There doesn’t seem to be a practical reason for the shape of these cheeses, however, there’s a story concerning Napoleon of which various versions are told. Conflating two sources, apparently the diplomat Talleyrand had a pyramidal goat’s cheese made for Napoleon during his Egypt campaign. After the campaign went south, either Talleyrand flattened the top himself so as not to bum out Napoleon on his Valençay visits or Napoleon did it himself with his sword (got to be pretty hammered to attack the cheese course, but we’ve all been there).

Next week: Bath & West fun and games…

Living for the Weekend Cheese: Berkswell

Living for the Weekend Cheese

Rind onI’ve always considered it classic artis-anal (tip of the hat to Ruaraidh) marketwank to label a sheep’s milk cheese “ewe’s milk”. Well, thinks I, milk the ram over there and let’s see how that cheese goes down. But, once again, uncharacteristic diligence bowls me a googly: a swift fact check leads to Wikipedia’s male lactation page (not a fave bookmark for the mooby gentleman). Apparently, the male can spontaneously lactate, although, with sheep and goats, this is more often encountered in the latter.

Cue video showing how a male goat lactating can really spice up a slow news day in India (complete with awesome Bollywood soundtrack to replace the reporter they couldn’t be bothered to send to the village):

Light’s not great, but I’m pretty sure that’s an udder they’re aiming in the cup. Love how unimpressed the newsreader looks at the end.

Segue seamlessly to Berkswell, a hard, unpasteurised ewe’s milk (point accepted… just) cheese made in a handsome 16th Century brick and sandstone farmhouse near the village of Berkswell, West Midlands.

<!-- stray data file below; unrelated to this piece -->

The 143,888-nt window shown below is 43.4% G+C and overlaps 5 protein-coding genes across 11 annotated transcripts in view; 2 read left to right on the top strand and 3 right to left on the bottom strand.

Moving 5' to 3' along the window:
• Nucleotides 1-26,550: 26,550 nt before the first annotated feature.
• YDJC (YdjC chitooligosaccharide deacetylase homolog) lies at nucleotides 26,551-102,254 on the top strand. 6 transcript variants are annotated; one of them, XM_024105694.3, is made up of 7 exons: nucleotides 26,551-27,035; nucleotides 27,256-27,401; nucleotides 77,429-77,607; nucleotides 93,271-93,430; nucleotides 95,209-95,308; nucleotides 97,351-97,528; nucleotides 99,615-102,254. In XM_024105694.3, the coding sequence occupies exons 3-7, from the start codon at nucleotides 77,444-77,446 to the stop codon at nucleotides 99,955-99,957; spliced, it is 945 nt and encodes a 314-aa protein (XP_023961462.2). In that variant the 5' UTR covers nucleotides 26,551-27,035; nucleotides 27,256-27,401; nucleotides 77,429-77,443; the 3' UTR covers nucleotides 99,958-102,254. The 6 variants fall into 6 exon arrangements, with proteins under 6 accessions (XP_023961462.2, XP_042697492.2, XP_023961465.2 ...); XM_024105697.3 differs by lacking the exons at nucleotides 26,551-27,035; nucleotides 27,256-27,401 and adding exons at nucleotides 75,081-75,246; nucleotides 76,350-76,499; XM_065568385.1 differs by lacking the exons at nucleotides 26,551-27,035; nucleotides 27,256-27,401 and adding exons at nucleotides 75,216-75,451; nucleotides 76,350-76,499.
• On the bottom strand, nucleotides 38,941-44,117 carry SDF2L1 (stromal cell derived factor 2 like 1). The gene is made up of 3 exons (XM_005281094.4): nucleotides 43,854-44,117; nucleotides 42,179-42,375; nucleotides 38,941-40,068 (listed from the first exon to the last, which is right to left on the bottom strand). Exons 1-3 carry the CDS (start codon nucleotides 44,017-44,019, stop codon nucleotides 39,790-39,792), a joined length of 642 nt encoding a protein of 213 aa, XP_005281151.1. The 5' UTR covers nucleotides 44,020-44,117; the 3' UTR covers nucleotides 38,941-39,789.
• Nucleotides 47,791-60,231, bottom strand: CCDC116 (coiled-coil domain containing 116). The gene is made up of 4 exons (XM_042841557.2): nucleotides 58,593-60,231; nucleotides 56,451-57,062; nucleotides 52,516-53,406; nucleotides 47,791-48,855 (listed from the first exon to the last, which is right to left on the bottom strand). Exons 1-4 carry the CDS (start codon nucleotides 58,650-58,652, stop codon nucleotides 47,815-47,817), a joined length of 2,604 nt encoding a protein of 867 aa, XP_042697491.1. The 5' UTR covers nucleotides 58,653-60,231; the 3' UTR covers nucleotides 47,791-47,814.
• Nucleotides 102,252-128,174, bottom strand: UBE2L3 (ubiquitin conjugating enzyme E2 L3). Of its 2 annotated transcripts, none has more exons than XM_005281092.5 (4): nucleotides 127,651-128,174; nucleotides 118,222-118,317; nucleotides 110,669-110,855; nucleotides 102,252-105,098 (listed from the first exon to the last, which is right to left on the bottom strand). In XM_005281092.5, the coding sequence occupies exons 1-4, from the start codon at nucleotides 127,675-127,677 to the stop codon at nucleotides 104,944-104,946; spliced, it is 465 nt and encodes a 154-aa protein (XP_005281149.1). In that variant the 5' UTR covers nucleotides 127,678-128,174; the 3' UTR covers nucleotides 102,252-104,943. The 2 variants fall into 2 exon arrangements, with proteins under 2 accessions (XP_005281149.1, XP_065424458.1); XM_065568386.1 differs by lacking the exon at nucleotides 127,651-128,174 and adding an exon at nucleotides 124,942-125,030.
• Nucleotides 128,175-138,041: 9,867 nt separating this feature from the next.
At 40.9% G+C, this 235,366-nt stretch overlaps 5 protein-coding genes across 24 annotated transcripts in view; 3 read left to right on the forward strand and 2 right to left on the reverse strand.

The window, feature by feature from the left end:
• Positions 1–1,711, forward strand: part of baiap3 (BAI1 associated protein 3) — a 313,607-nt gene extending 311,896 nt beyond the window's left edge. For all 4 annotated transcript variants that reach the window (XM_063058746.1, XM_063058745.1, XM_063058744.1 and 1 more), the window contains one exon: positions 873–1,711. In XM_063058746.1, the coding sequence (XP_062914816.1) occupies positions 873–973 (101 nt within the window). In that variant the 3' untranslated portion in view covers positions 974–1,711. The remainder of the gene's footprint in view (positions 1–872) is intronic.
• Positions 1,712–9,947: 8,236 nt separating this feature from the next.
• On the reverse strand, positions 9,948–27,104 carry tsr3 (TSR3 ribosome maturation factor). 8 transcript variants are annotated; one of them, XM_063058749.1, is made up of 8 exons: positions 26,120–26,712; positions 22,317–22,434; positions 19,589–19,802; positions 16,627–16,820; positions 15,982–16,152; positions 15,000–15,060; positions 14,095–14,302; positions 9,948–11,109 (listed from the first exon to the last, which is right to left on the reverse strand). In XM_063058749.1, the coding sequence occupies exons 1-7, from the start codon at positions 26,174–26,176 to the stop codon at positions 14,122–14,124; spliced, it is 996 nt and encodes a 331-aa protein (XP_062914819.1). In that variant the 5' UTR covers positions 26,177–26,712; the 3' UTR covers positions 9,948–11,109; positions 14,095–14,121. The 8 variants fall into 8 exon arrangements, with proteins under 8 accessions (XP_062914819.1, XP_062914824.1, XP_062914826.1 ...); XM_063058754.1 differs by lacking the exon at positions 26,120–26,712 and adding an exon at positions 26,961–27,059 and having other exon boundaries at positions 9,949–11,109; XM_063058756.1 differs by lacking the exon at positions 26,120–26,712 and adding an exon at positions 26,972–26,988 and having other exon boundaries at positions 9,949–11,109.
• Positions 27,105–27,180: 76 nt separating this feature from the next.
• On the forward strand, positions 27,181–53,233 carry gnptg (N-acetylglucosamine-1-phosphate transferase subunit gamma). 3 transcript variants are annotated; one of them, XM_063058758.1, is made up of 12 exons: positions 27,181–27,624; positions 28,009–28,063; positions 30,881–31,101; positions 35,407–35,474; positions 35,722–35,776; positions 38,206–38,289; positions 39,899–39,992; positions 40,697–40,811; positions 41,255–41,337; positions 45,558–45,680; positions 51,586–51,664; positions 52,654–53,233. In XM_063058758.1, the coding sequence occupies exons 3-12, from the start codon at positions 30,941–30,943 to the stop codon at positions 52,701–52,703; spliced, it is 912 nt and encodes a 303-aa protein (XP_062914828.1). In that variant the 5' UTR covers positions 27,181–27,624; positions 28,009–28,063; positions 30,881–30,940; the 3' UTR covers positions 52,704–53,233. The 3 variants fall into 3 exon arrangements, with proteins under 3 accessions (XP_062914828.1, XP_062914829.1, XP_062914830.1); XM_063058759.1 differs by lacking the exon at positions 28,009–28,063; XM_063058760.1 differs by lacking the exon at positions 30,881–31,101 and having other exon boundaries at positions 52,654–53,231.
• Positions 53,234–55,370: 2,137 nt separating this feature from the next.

Berkswell by night

This award-winning milky marvel has a pale, cream-coloured paste (that these noirish photos aren’t too helpful in demonstrating) with a more-ish grainy texture (characteristic of harder sheep’s milk cheeses). Its flavour is a light, lingering nuttiness closer to Manchego than Ossau-Iraty. The wedge I bought was young, although the cheesemonger did produce a slice of very mature Berkswell from off the shelf that’d I’d mistaken for a decorative toenail. But the mature sample was salty, complex, delectable, if a tad overpowering for the cheeseboard – he recommended grating when in this condition, as it can apparently form a very tasty crust when cooked.

The Berkswell acted as the hard cheese mainstay on a three cheese board and I must admit that, while it is a lovely cheese, I missed the creaminess of a good cheddar. But then some Mrs Balls Original Chutney was introduced, and there was a partnership that sang with all the jaunty fruit and nut of Brian Blessed after ten tankards of mead.

Next week: another West Country tower of goaty power…

Dates for the Dairy – Somerset Cheese Festivals

Dates for the Dairy, Event cheese

No cheese this week –  instead, the promise of cheese. The Somerset cheese festival programme is slated (see what I did there?) to begin this Saturday. Grab your chutney, statins, sun hats and cagoules, and get involved.

A5-BETTER-WILD-CHEESE-FLYER-2014-2The Second Westcombe Wild Cheese + Beer Festival